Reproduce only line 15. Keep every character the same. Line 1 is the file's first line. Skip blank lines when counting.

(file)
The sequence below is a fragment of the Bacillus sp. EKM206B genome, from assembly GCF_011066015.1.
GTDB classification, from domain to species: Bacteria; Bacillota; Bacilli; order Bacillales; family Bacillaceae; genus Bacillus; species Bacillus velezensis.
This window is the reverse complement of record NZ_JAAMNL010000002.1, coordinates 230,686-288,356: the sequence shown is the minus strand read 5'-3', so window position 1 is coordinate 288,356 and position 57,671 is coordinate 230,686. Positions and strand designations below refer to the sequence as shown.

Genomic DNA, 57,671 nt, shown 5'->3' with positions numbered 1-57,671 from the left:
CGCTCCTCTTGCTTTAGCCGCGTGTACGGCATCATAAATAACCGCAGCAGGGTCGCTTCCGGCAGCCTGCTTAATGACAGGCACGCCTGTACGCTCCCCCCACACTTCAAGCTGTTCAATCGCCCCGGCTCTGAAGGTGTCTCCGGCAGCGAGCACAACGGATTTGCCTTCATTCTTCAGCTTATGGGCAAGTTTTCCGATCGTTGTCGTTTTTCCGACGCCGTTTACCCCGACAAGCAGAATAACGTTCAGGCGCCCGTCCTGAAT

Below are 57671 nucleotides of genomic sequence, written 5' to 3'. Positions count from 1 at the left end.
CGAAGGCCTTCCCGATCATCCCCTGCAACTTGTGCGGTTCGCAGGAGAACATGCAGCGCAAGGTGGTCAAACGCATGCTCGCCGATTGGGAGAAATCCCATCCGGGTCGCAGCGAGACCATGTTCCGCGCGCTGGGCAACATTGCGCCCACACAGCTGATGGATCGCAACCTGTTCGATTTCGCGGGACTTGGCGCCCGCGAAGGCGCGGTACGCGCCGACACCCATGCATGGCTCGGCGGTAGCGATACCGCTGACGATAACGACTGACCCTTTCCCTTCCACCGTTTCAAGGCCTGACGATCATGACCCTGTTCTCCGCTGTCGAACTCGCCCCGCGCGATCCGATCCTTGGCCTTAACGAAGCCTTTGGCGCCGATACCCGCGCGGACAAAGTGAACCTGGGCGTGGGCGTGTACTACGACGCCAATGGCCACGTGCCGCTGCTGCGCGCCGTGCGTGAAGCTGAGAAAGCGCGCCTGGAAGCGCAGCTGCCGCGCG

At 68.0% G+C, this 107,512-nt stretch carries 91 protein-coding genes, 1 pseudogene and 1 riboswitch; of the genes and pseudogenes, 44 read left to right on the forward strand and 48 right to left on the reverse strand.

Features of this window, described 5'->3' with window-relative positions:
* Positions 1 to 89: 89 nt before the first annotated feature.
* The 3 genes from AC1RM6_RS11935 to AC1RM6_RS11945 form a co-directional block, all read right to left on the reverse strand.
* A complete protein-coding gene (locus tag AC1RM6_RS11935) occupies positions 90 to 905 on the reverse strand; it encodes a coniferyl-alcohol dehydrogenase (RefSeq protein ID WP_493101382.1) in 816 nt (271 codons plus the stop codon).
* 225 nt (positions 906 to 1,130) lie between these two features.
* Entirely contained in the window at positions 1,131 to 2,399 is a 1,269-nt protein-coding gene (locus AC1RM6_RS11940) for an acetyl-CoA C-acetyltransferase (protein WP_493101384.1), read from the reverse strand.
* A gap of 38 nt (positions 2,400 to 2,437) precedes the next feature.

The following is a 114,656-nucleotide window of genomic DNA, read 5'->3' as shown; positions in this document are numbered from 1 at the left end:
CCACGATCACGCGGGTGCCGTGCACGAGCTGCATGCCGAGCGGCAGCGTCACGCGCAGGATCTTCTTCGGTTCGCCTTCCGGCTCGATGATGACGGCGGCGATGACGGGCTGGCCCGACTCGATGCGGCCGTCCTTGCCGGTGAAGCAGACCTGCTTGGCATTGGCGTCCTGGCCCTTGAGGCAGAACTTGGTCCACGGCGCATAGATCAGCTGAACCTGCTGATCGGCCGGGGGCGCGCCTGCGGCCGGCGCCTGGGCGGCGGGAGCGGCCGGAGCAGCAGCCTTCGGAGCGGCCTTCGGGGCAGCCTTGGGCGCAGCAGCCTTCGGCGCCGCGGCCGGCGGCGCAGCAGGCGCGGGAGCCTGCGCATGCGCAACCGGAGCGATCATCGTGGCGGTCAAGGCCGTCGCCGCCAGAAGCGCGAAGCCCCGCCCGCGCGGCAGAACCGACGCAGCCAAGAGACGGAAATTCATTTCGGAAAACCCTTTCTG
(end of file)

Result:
* A gap of 38 nt (positions 2,400 to 2,437) precedes the next feature.